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Martin Allen Morales, CEO of the Institute of Imagination

Martin Allen Morales, CEO of the Institute of Imagination, on transforming our education system

The CEO of the Institute of Imagination, Martin Allen Morales, joins us to discuss creativity and imagination.

Imagination is a critical life skill and in this episode we explore how to unlock imagination in our children, encourage teachers to embrace this topic, and inform policy-makers so we transform an education system that often stifles imagination.

The Institute of Imagination is a pioneering education charity, working with parents, teachers, youth and community leaders, and academics, designing and delivering creative workshops across the arts, sciences and digital technologies (STEAM) for children aged 5-11 years old.

About Martin Allen Morales

Martin was born in Peru to an Indigenous mother and an English father. He grew up surrounded by love and great food alongside the violence from the guerrilla group The Shining Path and the vast economic, class and social inequality that Peru experienced in the 1980s. As a result he and his family were forced to migrate to England when he was 11.

Today, he is the Chief Executive of the Institute of Imagination (iOi). The iOi are a leading education charity in the field of creativity and focus on working with marginalised and disadvantaged children. Their work aims to close the inequality gap and to create systemic change by re-positioning creativity and imagination at the heart of education and learning.

Martin started his working life cleaning offices and working in factories, then waiting tables at a local restaurant in Leicester until he began djing and promoting World Music concerts at University in Leeds. For the next 15 years, alongside his executive career, at weekends he dj-ed in some of the best music world festivals in more than 40 countries.

As an executive, he worked with Tumi Music in Cuba and Peru on the marketing of albums by artists that appeared in the Buena Vista Social Club. He followed that by producing over 100 compilations at music company Union Square Music working with the catalogues of music artists around the world including Miriam Makeba, Tito Puente, Kirsty MacColl, John Coltrane and Lee Scratch Perry. He was then offered the chance to develop music talent at EMI Music and worked with Joss Stone and signed Oi Va Voi and KT Tunstall helping develop their careers as A&R and Label Manager.

Following a move to Apple, he helped develop and launch iTunes Europe from a start-up and ran the iTunes’ Pan European business. Starting with a team of 5, he and his team working Steve Jobs, scaled iTunes into 16 countries and into a half a billion euros business in 3 years. He was then hired to head up Disney Music’s EMEA regional arm. There he launched, managed and grew the franchises of High School Music and Hannah Montana from their original US content, to 27 countries into millions of homes and launched the careers of Miley Cyrus, Jonas Brothers, Demi Lovato and Selena Gomez.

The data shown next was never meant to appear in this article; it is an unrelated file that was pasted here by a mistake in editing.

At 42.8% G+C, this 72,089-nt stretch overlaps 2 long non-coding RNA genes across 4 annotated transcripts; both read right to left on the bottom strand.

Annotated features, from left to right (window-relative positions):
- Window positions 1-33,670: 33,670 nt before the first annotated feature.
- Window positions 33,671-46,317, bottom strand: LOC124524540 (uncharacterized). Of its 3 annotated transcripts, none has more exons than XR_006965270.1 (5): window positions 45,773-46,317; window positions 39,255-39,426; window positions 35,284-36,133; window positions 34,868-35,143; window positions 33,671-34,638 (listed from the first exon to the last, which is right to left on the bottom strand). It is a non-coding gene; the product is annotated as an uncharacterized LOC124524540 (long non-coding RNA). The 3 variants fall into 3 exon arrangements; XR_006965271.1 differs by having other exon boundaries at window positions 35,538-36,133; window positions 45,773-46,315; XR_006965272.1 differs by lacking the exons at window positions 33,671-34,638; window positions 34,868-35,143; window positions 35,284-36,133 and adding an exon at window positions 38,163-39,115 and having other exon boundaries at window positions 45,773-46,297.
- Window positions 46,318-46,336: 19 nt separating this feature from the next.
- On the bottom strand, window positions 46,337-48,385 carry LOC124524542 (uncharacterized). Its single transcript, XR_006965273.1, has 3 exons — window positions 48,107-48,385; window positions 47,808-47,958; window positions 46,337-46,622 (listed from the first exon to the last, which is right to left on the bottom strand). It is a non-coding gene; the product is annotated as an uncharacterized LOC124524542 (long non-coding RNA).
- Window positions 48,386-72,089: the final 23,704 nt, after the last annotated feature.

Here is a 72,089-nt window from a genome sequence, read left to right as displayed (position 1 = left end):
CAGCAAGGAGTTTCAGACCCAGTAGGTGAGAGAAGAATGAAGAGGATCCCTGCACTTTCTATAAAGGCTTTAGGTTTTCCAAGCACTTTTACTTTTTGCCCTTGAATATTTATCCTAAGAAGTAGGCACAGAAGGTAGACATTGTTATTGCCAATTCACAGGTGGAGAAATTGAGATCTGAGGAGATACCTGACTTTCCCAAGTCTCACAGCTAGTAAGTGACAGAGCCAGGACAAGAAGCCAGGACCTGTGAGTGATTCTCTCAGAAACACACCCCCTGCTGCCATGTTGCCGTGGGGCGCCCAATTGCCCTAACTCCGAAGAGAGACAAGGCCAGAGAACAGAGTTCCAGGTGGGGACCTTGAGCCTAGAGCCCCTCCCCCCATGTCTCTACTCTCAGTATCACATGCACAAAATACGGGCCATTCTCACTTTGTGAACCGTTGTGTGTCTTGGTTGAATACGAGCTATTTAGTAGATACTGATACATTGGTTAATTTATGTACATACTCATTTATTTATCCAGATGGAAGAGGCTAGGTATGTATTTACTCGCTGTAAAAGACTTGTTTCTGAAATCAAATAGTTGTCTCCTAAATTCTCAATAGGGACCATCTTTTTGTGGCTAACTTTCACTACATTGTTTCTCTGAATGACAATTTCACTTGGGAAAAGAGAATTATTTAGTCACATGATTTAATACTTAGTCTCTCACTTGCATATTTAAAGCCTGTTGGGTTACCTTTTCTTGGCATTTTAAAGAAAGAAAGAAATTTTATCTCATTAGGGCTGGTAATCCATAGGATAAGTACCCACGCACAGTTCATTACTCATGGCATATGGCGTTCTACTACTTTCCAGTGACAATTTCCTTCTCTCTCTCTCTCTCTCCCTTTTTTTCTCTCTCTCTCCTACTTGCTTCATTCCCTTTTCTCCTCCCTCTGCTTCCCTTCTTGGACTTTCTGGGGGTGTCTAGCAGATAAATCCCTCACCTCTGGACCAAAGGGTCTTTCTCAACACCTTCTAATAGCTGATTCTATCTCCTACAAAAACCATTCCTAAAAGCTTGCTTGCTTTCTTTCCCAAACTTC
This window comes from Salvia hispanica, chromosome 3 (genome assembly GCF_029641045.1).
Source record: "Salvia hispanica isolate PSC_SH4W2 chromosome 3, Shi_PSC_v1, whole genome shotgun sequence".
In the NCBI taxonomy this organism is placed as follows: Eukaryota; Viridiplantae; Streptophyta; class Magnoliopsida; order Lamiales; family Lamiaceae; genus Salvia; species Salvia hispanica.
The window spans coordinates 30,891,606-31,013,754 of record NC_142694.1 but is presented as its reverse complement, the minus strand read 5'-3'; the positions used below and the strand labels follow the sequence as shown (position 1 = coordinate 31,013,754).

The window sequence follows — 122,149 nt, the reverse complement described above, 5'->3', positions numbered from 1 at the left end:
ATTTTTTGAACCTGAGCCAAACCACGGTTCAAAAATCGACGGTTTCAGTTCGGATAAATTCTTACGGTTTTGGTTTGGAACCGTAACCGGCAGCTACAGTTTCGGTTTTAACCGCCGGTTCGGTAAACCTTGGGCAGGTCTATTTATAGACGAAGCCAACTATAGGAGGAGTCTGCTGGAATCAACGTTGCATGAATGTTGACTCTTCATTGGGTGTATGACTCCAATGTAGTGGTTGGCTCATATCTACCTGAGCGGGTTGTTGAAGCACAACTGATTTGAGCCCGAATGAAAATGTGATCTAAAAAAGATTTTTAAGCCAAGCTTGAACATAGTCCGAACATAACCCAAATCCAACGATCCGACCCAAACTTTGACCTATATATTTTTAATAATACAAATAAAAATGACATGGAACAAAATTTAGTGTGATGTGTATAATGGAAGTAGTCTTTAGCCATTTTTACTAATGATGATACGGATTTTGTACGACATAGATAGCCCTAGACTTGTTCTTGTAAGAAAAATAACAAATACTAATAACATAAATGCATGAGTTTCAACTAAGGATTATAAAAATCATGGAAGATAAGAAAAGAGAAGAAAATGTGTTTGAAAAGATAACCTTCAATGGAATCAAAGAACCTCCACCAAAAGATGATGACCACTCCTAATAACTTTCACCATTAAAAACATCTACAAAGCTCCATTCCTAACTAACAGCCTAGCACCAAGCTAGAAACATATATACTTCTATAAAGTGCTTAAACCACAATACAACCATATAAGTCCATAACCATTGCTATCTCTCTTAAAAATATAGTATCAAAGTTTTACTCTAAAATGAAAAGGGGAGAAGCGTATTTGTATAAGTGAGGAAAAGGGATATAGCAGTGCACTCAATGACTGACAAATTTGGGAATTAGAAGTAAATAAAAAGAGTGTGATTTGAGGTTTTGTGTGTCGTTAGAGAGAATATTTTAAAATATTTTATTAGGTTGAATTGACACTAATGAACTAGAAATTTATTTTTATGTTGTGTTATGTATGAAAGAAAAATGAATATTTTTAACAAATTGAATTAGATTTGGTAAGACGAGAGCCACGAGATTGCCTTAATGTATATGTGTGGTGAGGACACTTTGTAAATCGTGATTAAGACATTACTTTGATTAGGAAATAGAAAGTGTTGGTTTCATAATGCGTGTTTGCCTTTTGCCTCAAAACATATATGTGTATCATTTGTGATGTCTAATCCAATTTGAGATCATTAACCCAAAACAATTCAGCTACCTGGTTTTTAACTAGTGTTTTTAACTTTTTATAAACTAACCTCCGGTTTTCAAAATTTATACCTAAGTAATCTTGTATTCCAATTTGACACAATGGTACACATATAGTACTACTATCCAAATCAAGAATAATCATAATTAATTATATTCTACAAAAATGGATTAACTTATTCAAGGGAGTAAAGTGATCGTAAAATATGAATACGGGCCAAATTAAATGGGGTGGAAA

As an entrepreneur he founded and built the sustainable food and restaurant company Ceviche and Andina, which led the foundation of the Peruvian food movement in the UK. From a passion for the culture of his native Peru, the business grew into a 6 site operation, an art gallery, a record label and an ingredients company. He wrote 2 award-winning and best selling books called Ceviche and Andina which went on to sell over 300k copies and were translated into 14 languages. His work in sustainability continued and he launched circular economy consultancy 2N.Management.

Martin has always listened to his calling which has followed a creative, entrepreneurial, cultural and educational line aimed at having the greatest positive social and environmental impact he can on the lives of others.

As a result of his connection with Mother Nature through his indigenous roots and the regenerative farming of his grandparents, the violence and inequality he experienced in Lima growing up in the 1970s, the racism and social injustice he experienced first hand in 1980s England, the moments of mental health challenges he has overcome and the amalgamated inequalities and socio-political injustice he has witnesses in his life, Martin has worked campaigning and supporting the environment, the rights for children's education, mental health and human rights.

As a result, for over 20 years he has been working with charities, social enterprises, social leadership programmes as a Trustee or Non Exec Director or advisor including children’s education charity Amantani, social leadership programmes organisation Ashoka, alongside Recovery Focus, The British Council, Impact Hub, Zinc, Resurgo, School For Social Entrepreneurs and Seedcamp. Today he sits on the Boards of Big Issue Invest, Future-Fit Foundation, Como No! and Global Media’s Make Some Noise.


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